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Forget the political opposition to gene patenting. The biggest threat to the biotech industry may be from the PTO itself.

By Thomas J. Kowalski

Strategic Insights 
· Genes & Liens 
· After the Gene Rush
· Patently More Difficult
· Navigating Gene Patent Minefields
· Are Gene Patents in the Public Interest?
Nov. 12, 2002 | Many patent applications for nucleic acid molecules involve claims to the gene itself, probes, or primers for isolating the gene. Or they may involve products encoded by the gene (such as proteins), as well as uses of the gene, the probes or primers, and the proteins. Often these claims are subject to "restriction" — the U.S. Patent and Trademark Office (PTO) requires that each type of claim involving one or more inventions be pursued on additional applications. These "continuation" or "divisional" patent applications reference the earlier applications.

Furthermore, patent examiners don't usually grant the breadth sought by the applicant as to each of these types of claims. So patent applicants have developed the practice of "baby steps" — accepting narrower claims that the examiner will allow in a first application, and then refiling a continuation application on broader subject matter. This results in the patent applicant having one or more patents, which, while varying in scope, may be claiming obvious variants of each other.

Thus one discovery — a gene, the protein it expresses, and the uses for them — can give rise to many patents.

The law allows this "baby-steps" approach, and so far the costs to patent applicants for using this strategy have been manageable. But the PTO has recently proposed new, higher fees for patent services, which, if approved by Congress, would significantly raise the costs of patent application and maintenance. These higher fees would in effect penalize patent applicants for filing continuation or divisional applications, particularly for independent claims. The fees would increase exponentially — literally — for each independent claim.

To illustrate how substantial the costs may be under the PTO's proposed exponential fee calculation system, consider the following examples:

  1. The proposed filing fee for an application — under 50 pages — having three independent claims and 47 dependent claims would be over $15,000 (currently the fee for the same application is about $5,200), with that proposed fee rising to over $70,000 for an application under 50 pages having 20 independent claims. The cost would skyrocket to more than $58 million for an application under 50 pages having 50 independent claims.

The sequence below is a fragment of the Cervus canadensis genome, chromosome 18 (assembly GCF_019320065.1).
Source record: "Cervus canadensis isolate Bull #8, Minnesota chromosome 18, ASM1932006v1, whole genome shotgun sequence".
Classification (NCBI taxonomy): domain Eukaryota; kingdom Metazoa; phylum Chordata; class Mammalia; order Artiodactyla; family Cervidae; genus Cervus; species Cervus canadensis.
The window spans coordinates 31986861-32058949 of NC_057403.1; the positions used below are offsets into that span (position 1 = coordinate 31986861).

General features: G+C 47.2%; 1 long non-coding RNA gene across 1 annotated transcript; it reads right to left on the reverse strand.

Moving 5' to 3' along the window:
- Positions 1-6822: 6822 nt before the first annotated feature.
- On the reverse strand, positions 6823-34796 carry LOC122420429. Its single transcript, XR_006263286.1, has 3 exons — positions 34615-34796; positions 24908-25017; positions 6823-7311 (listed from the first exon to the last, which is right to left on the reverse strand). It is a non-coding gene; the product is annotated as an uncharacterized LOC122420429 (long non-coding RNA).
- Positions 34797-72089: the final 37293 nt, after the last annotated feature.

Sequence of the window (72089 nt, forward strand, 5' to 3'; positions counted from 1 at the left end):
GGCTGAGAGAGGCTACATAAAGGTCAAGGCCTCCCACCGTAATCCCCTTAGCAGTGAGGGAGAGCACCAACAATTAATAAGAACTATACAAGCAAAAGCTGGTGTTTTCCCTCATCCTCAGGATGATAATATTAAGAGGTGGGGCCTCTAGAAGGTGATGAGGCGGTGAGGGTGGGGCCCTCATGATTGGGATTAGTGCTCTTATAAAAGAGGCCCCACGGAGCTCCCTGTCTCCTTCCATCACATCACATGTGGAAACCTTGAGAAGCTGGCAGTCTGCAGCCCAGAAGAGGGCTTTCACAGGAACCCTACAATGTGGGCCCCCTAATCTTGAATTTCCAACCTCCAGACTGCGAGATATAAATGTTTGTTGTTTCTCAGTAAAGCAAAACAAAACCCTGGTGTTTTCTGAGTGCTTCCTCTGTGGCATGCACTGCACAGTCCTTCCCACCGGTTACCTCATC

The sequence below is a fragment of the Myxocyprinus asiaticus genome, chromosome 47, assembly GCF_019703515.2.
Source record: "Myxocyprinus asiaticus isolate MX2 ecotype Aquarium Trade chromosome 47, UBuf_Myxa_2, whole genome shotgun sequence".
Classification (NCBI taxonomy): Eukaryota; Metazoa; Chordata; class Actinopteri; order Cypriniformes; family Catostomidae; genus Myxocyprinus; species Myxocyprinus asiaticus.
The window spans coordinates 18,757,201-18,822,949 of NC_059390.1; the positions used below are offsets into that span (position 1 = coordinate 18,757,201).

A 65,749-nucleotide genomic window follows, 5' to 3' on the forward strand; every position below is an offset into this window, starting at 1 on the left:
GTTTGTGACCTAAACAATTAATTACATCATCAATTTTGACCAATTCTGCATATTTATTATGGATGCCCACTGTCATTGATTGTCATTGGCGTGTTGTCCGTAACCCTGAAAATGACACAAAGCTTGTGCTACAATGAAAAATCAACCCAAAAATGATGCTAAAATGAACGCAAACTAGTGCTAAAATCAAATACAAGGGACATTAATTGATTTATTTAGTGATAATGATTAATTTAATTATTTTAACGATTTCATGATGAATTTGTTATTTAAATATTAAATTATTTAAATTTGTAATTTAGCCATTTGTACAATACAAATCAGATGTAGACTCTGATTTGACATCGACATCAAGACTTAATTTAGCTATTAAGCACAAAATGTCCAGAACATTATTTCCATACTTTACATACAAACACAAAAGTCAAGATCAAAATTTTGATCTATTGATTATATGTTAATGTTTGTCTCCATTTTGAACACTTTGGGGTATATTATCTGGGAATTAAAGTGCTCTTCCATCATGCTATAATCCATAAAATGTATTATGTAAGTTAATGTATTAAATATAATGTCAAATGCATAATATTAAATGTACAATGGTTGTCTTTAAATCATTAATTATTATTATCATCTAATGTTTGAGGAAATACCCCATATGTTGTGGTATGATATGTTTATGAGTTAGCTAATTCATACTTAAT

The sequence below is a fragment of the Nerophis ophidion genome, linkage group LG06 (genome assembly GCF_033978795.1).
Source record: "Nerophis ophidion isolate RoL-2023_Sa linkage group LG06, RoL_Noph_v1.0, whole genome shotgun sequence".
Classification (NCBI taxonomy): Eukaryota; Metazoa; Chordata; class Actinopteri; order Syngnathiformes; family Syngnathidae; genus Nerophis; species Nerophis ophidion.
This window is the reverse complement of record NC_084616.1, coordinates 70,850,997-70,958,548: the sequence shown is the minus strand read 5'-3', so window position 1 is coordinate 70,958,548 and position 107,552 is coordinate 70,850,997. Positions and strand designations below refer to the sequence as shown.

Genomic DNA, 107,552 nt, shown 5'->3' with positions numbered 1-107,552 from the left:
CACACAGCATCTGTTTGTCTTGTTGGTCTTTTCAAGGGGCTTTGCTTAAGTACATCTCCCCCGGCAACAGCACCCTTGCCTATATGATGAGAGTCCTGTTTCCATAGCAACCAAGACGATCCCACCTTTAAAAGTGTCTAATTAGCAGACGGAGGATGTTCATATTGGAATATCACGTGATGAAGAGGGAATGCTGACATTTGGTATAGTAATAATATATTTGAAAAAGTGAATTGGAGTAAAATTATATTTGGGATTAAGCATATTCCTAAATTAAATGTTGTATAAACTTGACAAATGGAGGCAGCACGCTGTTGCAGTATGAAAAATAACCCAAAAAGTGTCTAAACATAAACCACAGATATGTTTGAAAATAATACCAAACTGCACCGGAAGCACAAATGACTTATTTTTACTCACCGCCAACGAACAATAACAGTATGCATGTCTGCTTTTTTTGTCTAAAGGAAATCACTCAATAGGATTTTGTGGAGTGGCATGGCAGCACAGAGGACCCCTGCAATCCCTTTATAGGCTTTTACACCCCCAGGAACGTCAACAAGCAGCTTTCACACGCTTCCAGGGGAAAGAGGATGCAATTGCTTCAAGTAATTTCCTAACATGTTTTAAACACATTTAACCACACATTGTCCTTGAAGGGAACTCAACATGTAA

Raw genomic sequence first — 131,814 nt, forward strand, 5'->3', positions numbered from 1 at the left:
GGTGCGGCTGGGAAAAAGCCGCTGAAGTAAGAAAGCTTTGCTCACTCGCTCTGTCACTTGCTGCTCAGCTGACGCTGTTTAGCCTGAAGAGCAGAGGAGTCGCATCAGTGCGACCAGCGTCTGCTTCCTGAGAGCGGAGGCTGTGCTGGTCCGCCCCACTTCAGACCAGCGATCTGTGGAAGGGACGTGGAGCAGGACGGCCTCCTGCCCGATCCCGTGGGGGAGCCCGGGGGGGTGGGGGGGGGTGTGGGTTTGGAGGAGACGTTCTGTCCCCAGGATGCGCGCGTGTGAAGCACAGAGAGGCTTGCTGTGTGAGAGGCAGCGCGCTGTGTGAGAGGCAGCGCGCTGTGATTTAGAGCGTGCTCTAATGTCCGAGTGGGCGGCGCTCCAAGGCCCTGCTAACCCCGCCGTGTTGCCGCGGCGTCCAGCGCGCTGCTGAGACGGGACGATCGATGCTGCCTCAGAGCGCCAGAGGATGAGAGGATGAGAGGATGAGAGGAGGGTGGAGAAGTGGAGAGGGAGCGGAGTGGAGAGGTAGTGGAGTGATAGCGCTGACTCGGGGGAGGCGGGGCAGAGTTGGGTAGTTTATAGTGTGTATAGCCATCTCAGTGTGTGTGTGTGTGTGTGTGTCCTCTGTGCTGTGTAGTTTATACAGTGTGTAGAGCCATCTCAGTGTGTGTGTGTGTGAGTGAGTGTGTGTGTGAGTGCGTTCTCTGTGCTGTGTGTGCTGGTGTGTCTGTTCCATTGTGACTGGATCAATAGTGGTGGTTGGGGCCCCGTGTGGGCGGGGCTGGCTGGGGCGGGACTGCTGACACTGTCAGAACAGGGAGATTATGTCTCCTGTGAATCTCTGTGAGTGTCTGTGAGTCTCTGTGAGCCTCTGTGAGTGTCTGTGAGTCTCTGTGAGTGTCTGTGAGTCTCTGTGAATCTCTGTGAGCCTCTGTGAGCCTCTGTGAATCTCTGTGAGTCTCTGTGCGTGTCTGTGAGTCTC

2. The proposed "transitional fee" for an obviousness-type double-patenting rejection (which can arise from the baby-steps approach) with regard to one other pending application or patent is $10,680. That fee would rise to $13,350 when the rejection involves two other pending applications or patents, and to $16,690 when three other pending applications or patents are rejected.
  3. The proposed transitional fee for an application that contains a reference to three earlier filed applications (such as a series of continuations) is $1,000; this rises to $2,000 when the reference is to four earlier filed applications; to $4,000 when five earlier filed applications are referenced; and to $8,000 for six.

The PTO is striking back at the baby-steps method of applying for patents, sparking significant opposition. Opponents argue that the PTO's proposed fees fail to appreciate how a single discovery, such as a gene, the protein encoded by the gene, and uses thereof, can give rise to many patents. There are several legitimate reasons for this multiple-patent effect, including the written-description and enablement requirements of the patent statute, the realities of dealing with the PTO, and business strategy.

Biotech companies and organizations should closely watch how Congress addresses the PTO's proposals. Higher fees are likely to inhibit the willingness and ability of applicants to seek the broadest protection possible for inventions. Indeed, the new fee structure may well stymie the preparation and filing of patent applications arising from gene discoveries.

In a nutshell, if Congress approves the fees proposed by the PTO (a definitive ruling was still pending at press time), then our elected representatives will be living up to the old adage, "If the opposite of pro is con, then the opposite of progress is Congress!"

Back to Navigating Gene Patent Minefields 

Thomas J. Kowalski is a partner in the national intellectual property law firm of Frommer Lawrence & Haug LLP in New York. He may be reached at tkowalski@flhlaw.com. 





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